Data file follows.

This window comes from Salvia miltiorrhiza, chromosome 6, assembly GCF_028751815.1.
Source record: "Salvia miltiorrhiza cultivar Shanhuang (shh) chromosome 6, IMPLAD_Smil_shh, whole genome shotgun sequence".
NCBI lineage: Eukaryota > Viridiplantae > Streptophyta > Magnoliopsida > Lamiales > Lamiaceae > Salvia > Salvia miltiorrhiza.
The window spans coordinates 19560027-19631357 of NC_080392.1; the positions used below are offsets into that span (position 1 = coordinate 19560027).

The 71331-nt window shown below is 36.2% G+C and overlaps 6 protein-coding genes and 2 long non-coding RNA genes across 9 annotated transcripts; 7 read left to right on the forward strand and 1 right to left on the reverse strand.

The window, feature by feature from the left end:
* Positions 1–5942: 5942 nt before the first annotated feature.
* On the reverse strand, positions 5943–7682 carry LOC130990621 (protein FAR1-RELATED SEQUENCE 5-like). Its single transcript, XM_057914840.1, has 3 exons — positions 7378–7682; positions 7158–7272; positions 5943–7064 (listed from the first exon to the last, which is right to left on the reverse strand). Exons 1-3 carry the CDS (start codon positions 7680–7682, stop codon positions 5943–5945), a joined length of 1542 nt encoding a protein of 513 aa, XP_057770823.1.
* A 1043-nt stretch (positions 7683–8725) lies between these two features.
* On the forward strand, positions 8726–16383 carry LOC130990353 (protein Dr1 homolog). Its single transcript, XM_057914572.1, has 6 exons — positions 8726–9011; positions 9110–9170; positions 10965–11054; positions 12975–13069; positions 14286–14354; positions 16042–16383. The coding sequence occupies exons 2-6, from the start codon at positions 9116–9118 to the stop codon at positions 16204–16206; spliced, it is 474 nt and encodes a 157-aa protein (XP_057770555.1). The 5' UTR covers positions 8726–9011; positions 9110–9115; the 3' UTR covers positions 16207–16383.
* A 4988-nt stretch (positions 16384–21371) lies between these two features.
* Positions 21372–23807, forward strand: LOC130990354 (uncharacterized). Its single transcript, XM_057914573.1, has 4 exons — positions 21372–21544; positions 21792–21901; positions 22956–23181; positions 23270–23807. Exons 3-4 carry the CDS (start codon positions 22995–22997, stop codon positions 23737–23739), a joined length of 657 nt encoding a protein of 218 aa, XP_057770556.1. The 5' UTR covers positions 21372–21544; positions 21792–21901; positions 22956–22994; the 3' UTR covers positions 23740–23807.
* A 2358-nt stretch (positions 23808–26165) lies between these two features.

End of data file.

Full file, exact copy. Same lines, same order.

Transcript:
This window comes from Salvia miltiorrhiza, chromosome 6, assembly GCF_028751815.1.
Source record: "Salvia miltiorrhiza cultivar Shanhuang (shh) chromosome 6, IMPLAD_Smil_shh, whole genome shotgun sequence".
NCBI lineage: Eukaryota > Viridiplantae > Streptophyta > Magnoliopsida > Lamiales > Lamiaceae > Salvia > Salvia miltiorrhiza.
The window spans coordinates 19560027-19631357 of NC_080392.1; the positions used below are offsets into that span (position 1 = coordinate 19560027).

The 71331-nt window shown below is 36.2% G+C and overlaps 6 protein-coding genes and 2 long non-coding RNA genes across 9 annotated transcripts; 7 read left to right on the forward strand and 1 right to left on the reverse strand.

The window, feature by feature from the left end:
* Positions 1–5942: 5942 nt before the first annotated feature.
* On the reverse strand, positions 5943–7682 carry LOC130990621 (protein FAR1-RELATED SEQUENCE 5-like). Its single transcript, XM_057914840.1, has 3 exons — positions 7378–7682; positions 7158–7272; positions 5943–7064 (listed from the first exon to the last, which is right to left on the reverse strand). Exons 1-3 carry the CDS (start codon positions 7680–7682, stop codon positions 5943–5945), a joined length of 1542 nt encoding a protein of 513 aa, XP_057770823.1.
* A 1043-nt stretch (positions 7683–8725) lies between these two features.
* On the forward strand, positions 8726–16383 carry LOC130990353 (protein Dr1 homolog). Its single transcript, XM_057914572.1, has 6 exons — positions 8726–9011; positions 9110–9170; positions 10965–11054; positions 12975–13069; positions 14286–14354; positions 16042–16383. The coding sequence occupies exons 2-6, from the start codon at positions 9116–9118 to the stop codon at positions 16204–16206; spliced, it is 474 nt and encodes a 157-aa protein (XP_057770555.1). The 5' UTR covers positions 8726–9011; positions 9110–9115; the 3' UTR covers positions 16207–16383.
* A 4988-nt stretch (positions 16384–21371) lies between these two features.
* Positions 21372–23807, forward strand: LOC130990354 (uncharacterized). Its single transcript, XM_057914573.1, has 4 exons — positions 21372–21544; positions 21792–21901; positions 22956–23181; positions 23270–23807. Exons 3-4 carry the CDS (start codon positions 22995–22997, stop codon positions 23737–23739), a joined length of 657 nt encoding a protein of 218 aa, XP_057770556.1. The 5' UTR covers positions 21372–21544; positions 21792–21901; positions 22956–22994; the 3' UTR covers positions 23740–23807.
* A 2358-nt stretch (positions 23808–26165) lies between these two features.